We limited our literature search to randomised controlled trials (RCTs), primary care, and adults with functional somatic symptoms. Subsequently we selected studies including all of the following: 1) a trial arm with treatment as usual; 2) an intervention using a structured treatment model which draws on explanations for symptoms in broad bio-psycho-social terms or encourages patients to develop additional strategies for dealing with their physical symptoms, or both; 3) delivery of the intervention by primary care professionals providing first contact care; and 4) assessment of patient outcome.
Two authors independently screened identified study abstracts. Disagreements about trial selections were resolved by a third review author. Data from selected publications were independently extracted and risk of bias assessed by two of three authors, avoiding investigators reviewing their own studies. We contacted authors from included studies to obtain missing information. We used continuous outcomes converted to standardised mean differences (SMDs) and based analyses on changes from baseline to follow-up, adjusted for clustering.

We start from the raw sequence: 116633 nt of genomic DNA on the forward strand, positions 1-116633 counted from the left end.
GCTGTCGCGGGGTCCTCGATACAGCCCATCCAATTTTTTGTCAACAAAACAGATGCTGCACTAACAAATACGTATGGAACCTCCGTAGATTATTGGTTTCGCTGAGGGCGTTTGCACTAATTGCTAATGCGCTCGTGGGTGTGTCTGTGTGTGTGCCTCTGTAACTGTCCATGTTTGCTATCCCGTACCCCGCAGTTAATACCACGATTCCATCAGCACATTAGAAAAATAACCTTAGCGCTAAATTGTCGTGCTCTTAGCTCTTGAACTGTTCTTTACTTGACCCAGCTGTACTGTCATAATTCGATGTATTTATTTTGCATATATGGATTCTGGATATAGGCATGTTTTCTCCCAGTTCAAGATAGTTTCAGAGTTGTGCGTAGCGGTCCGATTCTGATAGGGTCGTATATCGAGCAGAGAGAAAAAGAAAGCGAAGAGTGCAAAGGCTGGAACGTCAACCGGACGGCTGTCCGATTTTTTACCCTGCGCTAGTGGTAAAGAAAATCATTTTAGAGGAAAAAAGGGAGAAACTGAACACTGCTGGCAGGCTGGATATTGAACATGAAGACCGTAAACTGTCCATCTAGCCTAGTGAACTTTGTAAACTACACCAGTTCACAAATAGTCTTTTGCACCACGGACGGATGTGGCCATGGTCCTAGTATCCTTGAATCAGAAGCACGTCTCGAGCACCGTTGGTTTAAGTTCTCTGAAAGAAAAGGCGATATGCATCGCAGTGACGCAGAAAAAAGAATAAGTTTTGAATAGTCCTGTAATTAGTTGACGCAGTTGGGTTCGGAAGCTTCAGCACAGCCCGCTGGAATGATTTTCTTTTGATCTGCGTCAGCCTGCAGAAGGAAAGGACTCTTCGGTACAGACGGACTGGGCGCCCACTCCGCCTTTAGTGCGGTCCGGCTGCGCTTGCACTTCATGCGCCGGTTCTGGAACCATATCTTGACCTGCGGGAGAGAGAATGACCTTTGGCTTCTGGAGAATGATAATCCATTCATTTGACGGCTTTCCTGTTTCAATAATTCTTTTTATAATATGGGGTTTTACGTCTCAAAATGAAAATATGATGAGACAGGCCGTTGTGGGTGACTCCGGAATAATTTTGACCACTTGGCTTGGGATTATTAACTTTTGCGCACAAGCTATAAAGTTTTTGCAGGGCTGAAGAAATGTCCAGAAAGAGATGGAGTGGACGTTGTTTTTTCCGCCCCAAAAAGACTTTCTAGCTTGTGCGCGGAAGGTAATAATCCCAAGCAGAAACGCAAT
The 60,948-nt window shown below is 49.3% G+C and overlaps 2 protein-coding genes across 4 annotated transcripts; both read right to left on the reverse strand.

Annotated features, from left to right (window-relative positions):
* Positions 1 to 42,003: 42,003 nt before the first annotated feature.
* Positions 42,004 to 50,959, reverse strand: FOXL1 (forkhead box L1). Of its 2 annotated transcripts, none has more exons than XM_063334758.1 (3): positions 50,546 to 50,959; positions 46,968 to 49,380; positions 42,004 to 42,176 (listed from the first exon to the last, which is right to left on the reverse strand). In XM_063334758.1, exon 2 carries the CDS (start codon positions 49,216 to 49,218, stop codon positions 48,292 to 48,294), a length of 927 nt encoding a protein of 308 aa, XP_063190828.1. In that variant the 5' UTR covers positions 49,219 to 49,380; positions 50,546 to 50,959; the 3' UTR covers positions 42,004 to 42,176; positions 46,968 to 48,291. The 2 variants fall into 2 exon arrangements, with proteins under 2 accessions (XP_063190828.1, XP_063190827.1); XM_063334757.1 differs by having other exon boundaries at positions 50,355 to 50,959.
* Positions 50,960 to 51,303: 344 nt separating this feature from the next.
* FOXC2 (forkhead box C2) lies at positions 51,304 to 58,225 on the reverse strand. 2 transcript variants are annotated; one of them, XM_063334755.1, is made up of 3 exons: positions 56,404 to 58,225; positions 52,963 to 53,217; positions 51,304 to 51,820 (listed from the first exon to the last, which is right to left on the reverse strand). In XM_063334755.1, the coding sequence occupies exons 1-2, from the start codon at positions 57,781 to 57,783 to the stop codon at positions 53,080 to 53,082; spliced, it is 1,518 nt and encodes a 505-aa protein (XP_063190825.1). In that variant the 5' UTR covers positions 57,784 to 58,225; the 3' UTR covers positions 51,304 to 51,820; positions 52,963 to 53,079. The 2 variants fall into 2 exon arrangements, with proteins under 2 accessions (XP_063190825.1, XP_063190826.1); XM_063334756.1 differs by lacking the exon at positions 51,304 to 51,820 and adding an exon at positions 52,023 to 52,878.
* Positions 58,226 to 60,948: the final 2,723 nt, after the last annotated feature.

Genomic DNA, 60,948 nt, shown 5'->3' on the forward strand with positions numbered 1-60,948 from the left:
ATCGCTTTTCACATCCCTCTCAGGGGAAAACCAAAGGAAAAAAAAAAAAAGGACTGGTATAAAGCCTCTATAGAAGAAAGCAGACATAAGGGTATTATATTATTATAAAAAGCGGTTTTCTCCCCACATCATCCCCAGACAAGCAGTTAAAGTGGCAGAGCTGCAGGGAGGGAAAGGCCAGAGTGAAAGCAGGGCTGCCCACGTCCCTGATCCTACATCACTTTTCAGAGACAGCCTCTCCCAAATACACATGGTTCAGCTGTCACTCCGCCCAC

We included seven studies from the literature search, but only six provided sufficient data for analyses. Included studies were European, cluster RCTs with adult participants seeing their usual doctor (in total 233 general practitioners and 1787 participants). Methodological quality was only moderate as studies had no blinding of healthcare professionals and several studies had a risk of recruitment and attrition bias. Studies were heterogeneous with regard to selection of patient populations and intensity of interventions. Outcomes relating to physical or general health (physical symptoms, quality of life) showed substantial heterogeneity between studies (I2 > 70%) and post hoc analysis suggested that benefit was confined to more intensive interventions; thus we did not calculate a pooled effect. Outcomes relating to mental health showed less heterogeneity and we conducted meta-analyses, which found non-significant overall effect sizes with SMDs for changes at 6 to 24 months follow-up: mental health (3 studies) SMD -0.04 (95% CI -0.18 to 0.10), illness worry (3 studies) SMD 0.09 (95% CI -0.04 to 0.22), depression (4 studies) SMD 0.07 (95% CI -0.05 to 0.20) and anxiety (2 studies) SMD -0.07 (95% CI -0.38 to 0.25). Effects on sick leave could not be estimated. Three studies of patient satisfaction with care all showed positive but non-significant effects, and measures were too heterogeneous to allow meta-analysis. Results on healthcare utilisation were inconclusive. We analysed study discontinuation and found that both short term and long term discontinuation occurred more often in patients allocated to the intervention group, RR of 1.25 (95% CI 1.08 to 1.46) at 12 to 24 months.